This is an application for renewal of a grant that was previously entitled """"""""PCP, sigma opiates and glutamatergic transmission"""""""". During the past grant cycle, the applicant discovered that when adult rats or mice are treated subcutaneously with phencyclidine (PCP), or related PCP receptor ligands (PRL), all of which are non-competitive antagonists of NMDA glutamate receptors, it causes acute pathomorphological changes in pyramidal neurons in the posterior cingulate and retrosplenial cerebral cortices. These changes are reversible over a 24 hour period following a low dose of PRL, but cerebrocortical neurons are killed at higher doses. In recent studies, we have gained significant insight into the mechanisms that mediate the reversible neurotoxic reaction, but the cell killing actions of PRL have not been studies. The focus of the present application is on the irreversible neuron-necrotizing action of PRL.
Aim #1 is devoted to the fundamental task of developing accurate and more complete characterization of the neuron-necrotizing action of PRL and identifying variables that are critical for its expression. Within this aim, we will study: a) The acutely evolving neuron-necrotizing process by light and electron microscopy; b) The distribution of neurons affected by the process; c) The relationship between the cell killing effect and concomitant induction of heat shock protein in affected neurons; d) Age dependency of the neuron-necrotizing process; e) Sex differences in susceptibility; f) Ability of competitive NMDA receptor antagonists to mimic the neuron-necrotizing action of PRL.
In Aim #2, we will study ways of preventing PRL from killing cerebrocortical neurons; in essence, the strategy will be to determine whether methods already developed for preventing the reversible neurotoxic action of PRL also prevent the cell killing activity.
In Aim #3, we will study the opposite, i.e., we will study ways of maximizing the cell killing activity, so that PrL can serve as tools for selectively deleting cingulate/retrosplenial neurons from the brain and thereby providing a means of studying the functional roles of these neurons.
In Aim #4, we will follow-up our preliminary finding that high dose PRL treatment causes a profound chronic impairment in memory. Animals treated with a high dose of PRL will be studied behaviorally for disturbances in learning/memory or other behavioral parameters such as nociception and emotional reactivity. Since PRL are agents that are abused by pregnant women with unknown consequences for their fetuses, abused by adolescents and young adults with psychotic consequences, used in human anesthesia (ketamine) with transient psychotic side effects and are being developed by the pharmaceutical industry as drugs for protecting neurons against ischemic injury, it is important to have a detailed and accurate understanding of the neurotoxic potential of these agents. All of the proposed research will be conducted in mice. Methods employed will include light and electron microscopic histopathology, immunocytochemistry, selective brain lesioning and behavioral analysis.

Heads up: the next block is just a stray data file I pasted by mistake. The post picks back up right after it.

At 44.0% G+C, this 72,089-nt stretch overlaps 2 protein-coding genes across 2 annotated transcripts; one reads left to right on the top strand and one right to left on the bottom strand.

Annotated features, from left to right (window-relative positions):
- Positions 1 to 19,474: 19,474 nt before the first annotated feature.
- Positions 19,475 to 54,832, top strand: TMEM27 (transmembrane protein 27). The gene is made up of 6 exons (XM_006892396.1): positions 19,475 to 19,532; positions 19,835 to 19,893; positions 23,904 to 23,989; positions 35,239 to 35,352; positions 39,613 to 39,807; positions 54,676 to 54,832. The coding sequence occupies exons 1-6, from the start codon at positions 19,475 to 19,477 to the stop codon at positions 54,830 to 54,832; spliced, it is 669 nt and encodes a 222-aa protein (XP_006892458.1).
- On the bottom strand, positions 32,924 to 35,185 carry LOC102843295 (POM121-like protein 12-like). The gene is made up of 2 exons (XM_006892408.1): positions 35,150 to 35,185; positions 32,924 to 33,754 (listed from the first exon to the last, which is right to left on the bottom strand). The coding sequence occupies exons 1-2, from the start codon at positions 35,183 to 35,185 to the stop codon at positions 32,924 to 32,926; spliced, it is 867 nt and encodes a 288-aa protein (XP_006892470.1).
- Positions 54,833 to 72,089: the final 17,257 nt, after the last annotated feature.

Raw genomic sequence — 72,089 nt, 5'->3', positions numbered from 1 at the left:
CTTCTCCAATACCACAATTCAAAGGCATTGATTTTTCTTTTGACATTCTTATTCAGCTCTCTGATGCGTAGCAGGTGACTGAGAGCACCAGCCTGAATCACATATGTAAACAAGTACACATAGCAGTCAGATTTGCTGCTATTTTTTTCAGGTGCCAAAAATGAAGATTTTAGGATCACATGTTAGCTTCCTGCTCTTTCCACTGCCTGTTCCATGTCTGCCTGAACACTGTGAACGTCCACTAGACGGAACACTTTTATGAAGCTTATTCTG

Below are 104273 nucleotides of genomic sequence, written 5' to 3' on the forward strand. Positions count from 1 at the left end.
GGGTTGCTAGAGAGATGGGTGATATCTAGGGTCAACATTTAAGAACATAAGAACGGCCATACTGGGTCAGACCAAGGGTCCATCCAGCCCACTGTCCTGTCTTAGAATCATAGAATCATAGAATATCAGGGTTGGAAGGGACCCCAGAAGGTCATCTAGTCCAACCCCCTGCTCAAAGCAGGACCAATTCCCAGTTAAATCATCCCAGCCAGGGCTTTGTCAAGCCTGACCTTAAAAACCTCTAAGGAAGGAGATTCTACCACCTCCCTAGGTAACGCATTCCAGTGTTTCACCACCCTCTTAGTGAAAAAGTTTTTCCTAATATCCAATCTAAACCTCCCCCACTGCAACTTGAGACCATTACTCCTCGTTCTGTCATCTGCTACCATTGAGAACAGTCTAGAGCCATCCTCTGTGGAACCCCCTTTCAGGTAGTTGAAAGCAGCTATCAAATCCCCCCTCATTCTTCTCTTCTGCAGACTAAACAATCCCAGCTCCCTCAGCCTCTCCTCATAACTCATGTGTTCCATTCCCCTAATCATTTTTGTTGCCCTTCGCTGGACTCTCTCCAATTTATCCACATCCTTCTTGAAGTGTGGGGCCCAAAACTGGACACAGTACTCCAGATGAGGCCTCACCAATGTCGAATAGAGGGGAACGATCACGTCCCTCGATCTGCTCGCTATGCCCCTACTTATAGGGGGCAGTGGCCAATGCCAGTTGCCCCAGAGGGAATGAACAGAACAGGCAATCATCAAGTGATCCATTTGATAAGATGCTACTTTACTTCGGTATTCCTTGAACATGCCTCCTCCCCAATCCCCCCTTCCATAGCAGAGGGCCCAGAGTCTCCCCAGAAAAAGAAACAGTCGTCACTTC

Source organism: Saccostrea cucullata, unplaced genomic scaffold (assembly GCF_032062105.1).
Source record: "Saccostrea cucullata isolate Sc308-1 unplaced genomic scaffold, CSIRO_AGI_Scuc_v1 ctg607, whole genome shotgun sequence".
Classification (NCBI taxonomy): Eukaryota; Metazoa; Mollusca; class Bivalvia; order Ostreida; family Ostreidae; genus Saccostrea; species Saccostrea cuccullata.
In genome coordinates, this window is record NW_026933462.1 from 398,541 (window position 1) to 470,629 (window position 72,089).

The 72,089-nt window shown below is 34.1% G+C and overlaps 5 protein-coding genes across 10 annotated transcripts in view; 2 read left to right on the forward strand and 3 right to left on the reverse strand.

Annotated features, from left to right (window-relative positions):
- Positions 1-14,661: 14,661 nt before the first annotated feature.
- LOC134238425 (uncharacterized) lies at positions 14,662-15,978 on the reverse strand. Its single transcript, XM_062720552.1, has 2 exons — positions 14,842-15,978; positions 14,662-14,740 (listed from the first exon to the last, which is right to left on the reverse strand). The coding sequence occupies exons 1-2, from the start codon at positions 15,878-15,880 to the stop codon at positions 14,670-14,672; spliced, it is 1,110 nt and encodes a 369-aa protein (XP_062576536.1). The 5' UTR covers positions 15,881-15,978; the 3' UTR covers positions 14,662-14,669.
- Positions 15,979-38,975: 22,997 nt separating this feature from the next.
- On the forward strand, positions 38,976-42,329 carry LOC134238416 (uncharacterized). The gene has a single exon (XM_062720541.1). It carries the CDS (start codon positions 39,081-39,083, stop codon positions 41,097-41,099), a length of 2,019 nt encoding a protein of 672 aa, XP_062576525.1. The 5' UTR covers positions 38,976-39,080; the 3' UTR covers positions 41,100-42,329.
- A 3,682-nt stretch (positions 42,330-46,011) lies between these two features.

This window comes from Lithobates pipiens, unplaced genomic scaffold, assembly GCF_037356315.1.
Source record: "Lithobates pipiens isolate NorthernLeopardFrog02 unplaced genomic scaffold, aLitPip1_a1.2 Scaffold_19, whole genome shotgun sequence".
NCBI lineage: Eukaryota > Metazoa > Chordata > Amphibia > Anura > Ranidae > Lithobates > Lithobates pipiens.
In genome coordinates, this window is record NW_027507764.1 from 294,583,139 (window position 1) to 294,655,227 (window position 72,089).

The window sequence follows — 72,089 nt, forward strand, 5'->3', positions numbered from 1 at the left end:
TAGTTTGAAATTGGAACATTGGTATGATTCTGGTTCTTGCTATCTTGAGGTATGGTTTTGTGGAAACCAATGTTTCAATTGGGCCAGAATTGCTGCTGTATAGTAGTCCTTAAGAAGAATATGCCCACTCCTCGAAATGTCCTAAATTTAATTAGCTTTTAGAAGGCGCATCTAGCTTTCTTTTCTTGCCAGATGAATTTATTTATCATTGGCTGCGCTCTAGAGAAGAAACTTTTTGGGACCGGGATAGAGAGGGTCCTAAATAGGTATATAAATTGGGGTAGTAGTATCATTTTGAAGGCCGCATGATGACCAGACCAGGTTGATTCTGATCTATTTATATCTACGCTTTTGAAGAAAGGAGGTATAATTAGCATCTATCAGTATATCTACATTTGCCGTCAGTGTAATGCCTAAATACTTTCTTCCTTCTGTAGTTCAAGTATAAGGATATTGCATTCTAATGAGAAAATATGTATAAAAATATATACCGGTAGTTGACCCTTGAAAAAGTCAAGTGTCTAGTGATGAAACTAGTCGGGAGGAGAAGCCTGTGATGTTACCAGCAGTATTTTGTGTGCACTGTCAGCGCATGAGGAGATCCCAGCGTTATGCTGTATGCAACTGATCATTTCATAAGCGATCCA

National Institute of Health (NIH)
National Institute on Drug Abuse (NIDA)
Research Project (R01)
Project #
Application #
Study Section
Drug Abuse Biomedical Research Review Committee (DABR)
Project Start
Project End
Budget Start
Budget End
Support Year
Fiscal Year
Total Cost
Indirect Cost
Washington University
Schools of Medicine
Saint Louis
United States
Zip Code
Noguchi, Kevin K; Johnson, Stephen A; Kristich, Lauren E et al. (2016) Lithium Protects Against Anaesthesia Neurotoxicity In The Infant Primate Brain. Sci Rep 6:22427
Yuede, Carla M; Olney, John W; Creeley, Catherine E (2013) Developmental neurotoxicity of alcohol and anesthetic drugs is augmented by co-exposure to caffeine. Brain Sci 3:1128-52
Creeley, Catherine E; Olney, John W (2013) Drug-Induced Apoptosis: Mechanism by which Alcohol and Many Other Drugs Can Disrupt Brain Development. Brain Sci 3:1153-81
Brambrink, Ansgar M; Evers, Alex S; Avidan, Michael S et al. (2012) Ketamine-induced neuroapoptosis in the fetal and neonatal rhesus macaque brain. Anesthesiology 116:372-84
Farber, Nuri B; Creeley, Catherine E; Olney, John W (2010) Alcohol-induced neuroapoptosis in the fetal macaque brain. Neurobiol Dis 40:200-6
Conti, Alana C; Young, Chainllie; Olney, John W et al. (2009) Adenylyl cyclases types 1 and 8 promote pro-survival pathways after ethanol exposure in the neonatal brain. Neurobiol Dis 33:111-8
Straiko, Megan M W; Young, Chainllie; Cattano, Davide et al. (2009) Lithium protects against anesthesia-induced developmental neuroapoptosis. Anesthesiology 110:862-8
Young, Chainllie; Straiko, Megan M W; Johnson, Stephen A et al. (2008) Ethanol causes and lithium prevents neuroapoptosis and suppression of pERK in the infant mouse brain. Neurobiol Dis 31:355-60